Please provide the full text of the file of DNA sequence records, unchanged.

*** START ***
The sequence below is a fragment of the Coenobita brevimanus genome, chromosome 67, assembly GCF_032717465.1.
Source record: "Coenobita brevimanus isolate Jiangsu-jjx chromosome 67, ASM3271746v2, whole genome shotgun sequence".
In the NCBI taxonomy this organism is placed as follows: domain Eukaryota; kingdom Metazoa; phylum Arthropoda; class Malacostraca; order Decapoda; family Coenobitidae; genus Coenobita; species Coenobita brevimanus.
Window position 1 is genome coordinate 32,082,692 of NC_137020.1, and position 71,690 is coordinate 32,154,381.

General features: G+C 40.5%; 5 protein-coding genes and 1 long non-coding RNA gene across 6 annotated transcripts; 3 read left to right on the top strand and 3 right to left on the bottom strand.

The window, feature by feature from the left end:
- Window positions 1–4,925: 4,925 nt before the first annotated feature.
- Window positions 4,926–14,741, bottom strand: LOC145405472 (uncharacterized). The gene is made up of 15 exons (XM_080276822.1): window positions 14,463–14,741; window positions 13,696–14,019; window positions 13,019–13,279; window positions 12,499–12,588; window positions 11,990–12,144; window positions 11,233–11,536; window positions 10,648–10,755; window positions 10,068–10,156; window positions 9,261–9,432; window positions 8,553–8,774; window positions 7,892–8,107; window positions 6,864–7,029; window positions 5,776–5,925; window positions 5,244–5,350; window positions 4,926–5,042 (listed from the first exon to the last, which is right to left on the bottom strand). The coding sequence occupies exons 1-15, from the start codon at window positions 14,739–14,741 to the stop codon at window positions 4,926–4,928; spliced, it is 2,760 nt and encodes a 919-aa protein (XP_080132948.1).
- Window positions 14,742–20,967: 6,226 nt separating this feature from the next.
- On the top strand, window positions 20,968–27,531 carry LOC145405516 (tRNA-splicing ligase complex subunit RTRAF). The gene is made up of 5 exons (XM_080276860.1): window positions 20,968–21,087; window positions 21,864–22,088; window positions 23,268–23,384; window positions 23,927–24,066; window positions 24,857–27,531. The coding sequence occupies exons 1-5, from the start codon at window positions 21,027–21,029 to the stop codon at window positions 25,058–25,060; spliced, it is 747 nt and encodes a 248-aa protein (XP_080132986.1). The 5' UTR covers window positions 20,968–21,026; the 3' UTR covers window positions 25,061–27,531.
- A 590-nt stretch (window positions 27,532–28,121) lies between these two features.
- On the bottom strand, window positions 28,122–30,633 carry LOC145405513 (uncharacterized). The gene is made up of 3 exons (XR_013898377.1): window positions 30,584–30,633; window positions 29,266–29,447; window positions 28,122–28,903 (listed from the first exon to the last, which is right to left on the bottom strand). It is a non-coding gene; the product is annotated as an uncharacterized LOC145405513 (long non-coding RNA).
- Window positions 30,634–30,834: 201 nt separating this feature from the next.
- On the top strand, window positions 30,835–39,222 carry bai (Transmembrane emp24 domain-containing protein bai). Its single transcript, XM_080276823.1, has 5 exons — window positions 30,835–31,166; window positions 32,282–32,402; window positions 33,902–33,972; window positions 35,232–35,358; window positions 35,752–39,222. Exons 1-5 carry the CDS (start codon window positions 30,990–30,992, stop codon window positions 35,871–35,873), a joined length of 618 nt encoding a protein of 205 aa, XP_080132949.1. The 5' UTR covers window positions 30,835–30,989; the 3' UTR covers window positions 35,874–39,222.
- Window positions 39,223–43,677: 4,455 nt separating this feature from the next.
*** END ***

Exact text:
The sequence below is a fragment of the Coenobita brevimanus genome, chromosome 67, assembly GCF_032717465.1.
Source record: "Coenobita brevimanus isolate Jiangsu-jjx chromosome 67, ASM3271746v2, whole genome shotgun sequence".
In the NCBI taxonomy this organism is placed as follows: domain Eukaryota; kingdom Metazoa; phylum Arthropoda; class Malacostraca; order Decapoda; family Coenobitidae; genus Coenobita; species Coenobita brevimanus.
Window position 1 is genome coordinate 32,082,692 of NC_137020.1, and position 71,690 is coordinate 32,154,381.

General features: G+C 40.5%; 5 protein-coding genes and 1 long non-coding RNA gene across 6 annotated transcripts; 3 read left to right on the top strand and 3 right to left on the bottom strand.

The window, feature by feature from the left end:
- Window positions 1–4,925: 4,925 nt before the first annotated feature.
- Window positions 4,926–14,741, bottom strand: LOC145405472 (uncharacterized). The gene is made up of 15 exons (XM_080276822.1): window positions 14,463–14,741; window positions 13,696–14,019; window positions 13,019–13,279; window positions 12,499–12,588; window positions 11,990–12,144; window positions 11,233–11,536; window positions 10,648–10,755; window positions 10,068–10,156; window positions 9,261–9,432; window positions 8,553–8,774; window positions 7,892–8,107; window positions 6,864–7,029; window positions 5,776–5,925; window positions 5,244–5,350; window positions 4,926–5,042 (listed from the first exon to the last, which is right to left on the bottom strand). The coding sequence occupies exons 1-15, from the start codon at window positions 14,739–14,741 to the stop codon at window positions 4,926–4,928; spliced, it is 2,760 nt and encodes a 919-aa protein (XP_080132948.1).
- Window positions 14,742–20,967: 6,226 nt separating this feature from the next.
- On the top strand, window positions 20,968–27,531 carry LOC145405516 (tRNA-splicing ligase complex subunit RTRAF). The gene is made up of 5 exons (XM_080276860.1): window positions 20,968–21,087; window positions 21,864–22,088; window positions 23,268–23,384; window positions 23,927–24,066; window positions 24,857–27,531. The coding sequence occupies exons 1-5, from the start codon at window positions 21,027–21,029 to the stop codon at window positions 25,058–25,060; spliced, it is 747 nt and encodes a 248-aa protein (XP_080132986.1). The 5' UTR covers window positions 20,968–21,026; the 3' UTR covers window positions 25,061–27,531.
- A 590-nt stretch (window positions 27,532–28,121) lies between these two features.
- On the bottom strand, window positions 28,122–30,633 carry LOC145405513 (uncharacterized). The gene is made up of 3 exons (XR_013898377.1): window positions 30,584–30,633; window positions 29,266–29,447; window positions 28,122–28,903 (listed from the first exon to the last, which is right to left on the bottom strand). It is a non-coding gene; the product is annotated as an uncharacterized LOC145405513 (long non-coding RNA).
- Window positions 30,634–30,834: 201 nt separating this feature from the next.
- On the top strand, window positions 30,835–39,222 carry bai (Transmembrane emp24 domain-containing protein bai). Its single transcript, XM_080276823.1, has 5 exons — window positions 30,835–31,166; window positions 32,282–32,402; window positions 33,902–33,972; window positions 35,232–35,358; window positions 35,752–39,222. Exons 1-5 carry the CDS (start codon window positions 30,990–30,992, stop codon window positions 35,871–35,873), a joined length of 618 nt encoding a protein of 205 aa, XP_080132949.1. The 5' UTR covers window positions 30,835–30,989; the 3' UTR covers window positions 35,874–39,222.
- Window positions 39,223–43,677: 4,455 nt separating this feature from the next.